The truth is that not all Democrats think that changing Medicare in the way Republicans proposed is tantamount to murdering grannie. In fact, Democratic Sen. Ron Wyden of Oregon joined Republican Rep. Paul Ryan of Wisconsin on Dec. 14 to offer a bipartisan planthat is a modified version of the GOP plan Ryan authored earlier. And theNew York Timesnoted Nov. 28 that there isgrowing support among some Democratsfor reining in Medicare costs through a “premium support” system similar to the GOP plan if accompanied by enough safeguards.
But falsely claiming that any such change is an “end” to Medicare has already helped win one election for Democrats. So we suspect this whopper may be making our list again a year from now.
For years Republicans have been claiming that raising taxes on high-income individuals is equivalent to raising taxes on “small businesses” and thus killing jobs. Wefirst debunkedthis big exaggeration in 2004, in fact.
This year, House Speaker John Boehner carried the idea to a new extreme with a claim that more than half of those who would be hit by a tax increase on “millionaires” are small-business owners: “the very people that we’re hoping will reinvest in our economy and create jobs.”
That’s rubbish. As we pointed out, only 13 percent of those reporting $1 million or more in income have even one-quarter of their earnings from small-business sources. The truth is that for the vast majority of those making over $1 million a year — a group that includes hedge-fund managers, corporate CEOs, owners of verylargebusinesses and even wealthy coupon-clippers — any small-business income is incidental. Even Boehner’s spokesman admitted later that the speaker had, well, misspoken.
National Public Radio reporter Tamara Keith went searching for business owners who would be affected by the “millionaire” tax, but found that both the House and Senate GOP leadership was “unable to produce a single millionaire job creator for us to interview.” Undaunted, she asked for help from the business groups that have been lobbying against the surtax, but they couldn’t produce any millionaire job creator willing to talk either.
She finally found three whowouldtalk — by cleverly posting a notice on Facebook. But none of them said an increase in the personal tax rate would inhibit them from trying to create jobs, contradicting this GOP whopper. One said, “What my business does is based on the contracts that it wins and the demand for its services,” and not the tax rate the owner pays on profits.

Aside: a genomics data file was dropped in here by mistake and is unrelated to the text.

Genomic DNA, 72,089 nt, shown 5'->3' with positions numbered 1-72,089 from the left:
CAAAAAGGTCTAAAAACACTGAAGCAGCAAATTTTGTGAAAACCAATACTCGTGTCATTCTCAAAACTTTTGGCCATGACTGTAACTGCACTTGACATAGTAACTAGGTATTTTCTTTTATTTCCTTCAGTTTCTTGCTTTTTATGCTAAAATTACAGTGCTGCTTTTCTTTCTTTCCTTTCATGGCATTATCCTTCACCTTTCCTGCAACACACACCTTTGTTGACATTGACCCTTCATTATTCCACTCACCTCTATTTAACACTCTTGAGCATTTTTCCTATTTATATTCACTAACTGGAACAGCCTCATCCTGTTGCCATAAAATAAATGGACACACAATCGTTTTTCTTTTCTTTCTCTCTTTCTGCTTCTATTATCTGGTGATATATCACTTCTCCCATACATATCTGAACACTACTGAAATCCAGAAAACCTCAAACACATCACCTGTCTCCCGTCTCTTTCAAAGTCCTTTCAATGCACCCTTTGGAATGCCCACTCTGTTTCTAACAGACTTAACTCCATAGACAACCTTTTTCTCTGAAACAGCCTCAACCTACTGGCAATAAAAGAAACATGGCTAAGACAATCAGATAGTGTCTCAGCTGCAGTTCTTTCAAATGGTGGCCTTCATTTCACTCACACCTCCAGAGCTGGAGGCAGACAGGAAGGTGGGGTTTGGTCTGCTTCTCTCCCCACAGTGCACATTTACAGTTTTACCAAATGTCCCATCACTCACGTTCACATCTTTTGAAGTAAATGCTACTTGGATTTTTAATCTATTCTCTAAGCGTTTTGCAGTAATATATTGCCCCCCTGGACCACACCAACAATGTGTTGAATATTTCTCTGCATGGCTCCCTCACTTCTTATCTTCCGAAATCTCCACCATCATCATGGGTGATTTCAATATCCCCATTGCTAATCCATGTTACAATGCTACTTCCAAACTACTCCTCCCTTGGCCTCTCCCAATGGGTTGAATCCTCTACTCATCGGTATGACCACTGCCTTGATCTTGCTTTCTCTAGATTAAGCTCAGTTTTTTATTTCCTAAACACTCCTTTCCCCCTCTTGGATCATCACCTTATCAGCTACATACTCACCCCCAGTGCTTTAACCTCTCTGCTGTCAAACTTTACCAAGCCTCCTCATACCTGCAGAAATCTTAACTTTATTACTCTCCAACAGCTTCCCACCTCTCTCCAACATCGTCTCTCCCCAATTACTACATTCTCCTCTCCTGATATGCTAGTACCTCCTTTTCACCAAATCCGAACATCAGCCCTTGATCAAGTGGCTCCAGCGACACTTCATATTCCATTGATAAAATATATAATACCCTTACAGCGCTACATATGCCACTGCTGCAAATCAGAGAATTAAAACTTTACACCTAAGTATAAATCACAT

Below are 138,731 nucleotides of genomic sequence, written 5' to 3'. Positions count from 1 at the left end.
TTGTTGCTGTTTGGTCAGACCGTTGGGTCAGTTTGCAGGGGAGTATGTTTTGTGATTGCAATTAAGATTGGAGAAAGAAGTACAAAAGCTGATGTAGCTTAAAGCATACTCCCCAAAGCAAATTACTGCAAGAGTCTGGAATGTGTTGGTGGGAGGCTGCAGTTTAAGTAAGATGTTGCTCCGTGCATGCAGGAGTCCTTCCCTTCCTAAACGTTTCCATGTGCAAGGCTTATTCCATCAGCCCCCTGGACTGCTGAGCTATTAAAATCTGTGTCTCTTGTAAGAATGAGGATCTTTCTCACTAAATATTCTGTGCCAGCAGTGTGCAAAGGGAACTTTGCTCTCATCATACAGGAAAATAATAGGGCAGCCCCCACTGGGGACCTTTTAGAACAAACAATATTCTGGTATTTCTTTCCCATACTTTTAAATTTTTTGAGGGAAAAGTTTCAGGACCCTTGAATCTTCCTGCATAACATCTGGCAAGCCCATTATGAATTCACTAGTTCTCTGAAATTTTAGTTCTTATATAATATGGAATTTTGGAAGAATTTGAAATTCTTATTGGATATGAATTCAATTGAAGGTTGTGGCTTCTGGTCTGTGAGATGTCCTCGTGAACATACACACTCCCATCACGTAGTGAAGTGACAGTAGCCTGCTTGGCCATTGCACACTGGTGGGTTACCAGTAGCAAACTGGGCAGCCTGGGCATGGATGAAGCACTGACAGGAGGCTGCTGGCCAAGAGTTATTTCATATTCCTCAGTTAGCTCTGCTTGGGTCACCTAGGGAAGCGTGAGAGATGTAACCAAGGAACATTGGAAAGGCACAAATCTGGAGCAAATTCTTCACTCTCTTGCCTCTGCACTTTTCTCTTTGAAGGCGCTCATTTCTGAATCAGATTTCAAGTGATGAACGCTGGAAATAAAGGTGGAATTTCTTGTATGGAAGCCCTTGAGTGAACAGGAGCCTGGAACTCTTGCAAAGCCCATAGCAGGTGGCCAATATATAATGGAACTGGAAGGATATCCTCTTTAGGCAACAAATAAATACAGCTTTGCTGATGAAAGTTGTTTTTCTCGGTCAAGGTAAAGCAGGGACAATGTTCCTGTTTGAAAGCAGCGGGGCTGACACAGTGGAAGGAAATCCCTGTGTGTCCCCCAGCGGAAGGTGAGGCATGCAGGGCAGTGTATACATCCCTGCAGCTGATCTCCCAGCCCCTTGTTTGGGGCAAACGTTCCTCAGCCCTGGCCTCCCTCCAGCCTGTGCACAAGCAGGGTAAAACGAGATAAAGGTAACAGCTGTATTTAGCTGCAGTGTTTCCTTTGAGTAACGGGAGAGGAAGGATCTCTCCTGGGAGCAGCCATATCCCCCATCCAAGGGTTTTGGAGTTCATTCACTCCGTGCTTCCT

We also discovered in 2011 that one of President Barack Obama’s favorite personal anecdotes — which he had told any number of times to sell his health-care legislation to the public — was not true.
The president told the story often during the 2008 presidential campaign and the many months before he signed the health care law. He said his mother, as she was dying, nearly was denied health insurance coverage due to the fact that her ovarian cancer was considered a preexisting condition. But in 2011, author Janny Scott published a biography, “A Singular Woman: The Untold Story of Barack Obama’s Mother.” And in it she wrote that Stanley Ann Dunham’s health insurance provider did, in fact, cover most of the medical expenses.
The author had access to Dunham’s letters to her insurance company and reported that her fight was over disability coverage (which is not affected by the new health care law) and not over medical insurance. The White House did not dispute the account.
This is not the first time Obama has been caught using an embellished anecdote to sell the massive new health care law. In 2009 — in a televised health care address to Congress and the nation, no less — he claimed an insurance company delayed covering an Illinois man’s chemotherapy and “he died because of it.” But as reporters later pointed out, the man’s coverage was reinstated. His treatment resumed, and however badly he was treated, he nevertheless survived another four years. In that case, Obama’s speechwriters relied on a mistaken news account and never bothered to check the facts, which had been aired in public hearings before Congress.
We could devote an entire article to the false or misleading claims that Republican presidential candidates are making — about each other, about the president or about liberals in general. But two stand out in our minds as truly memorable whoppers: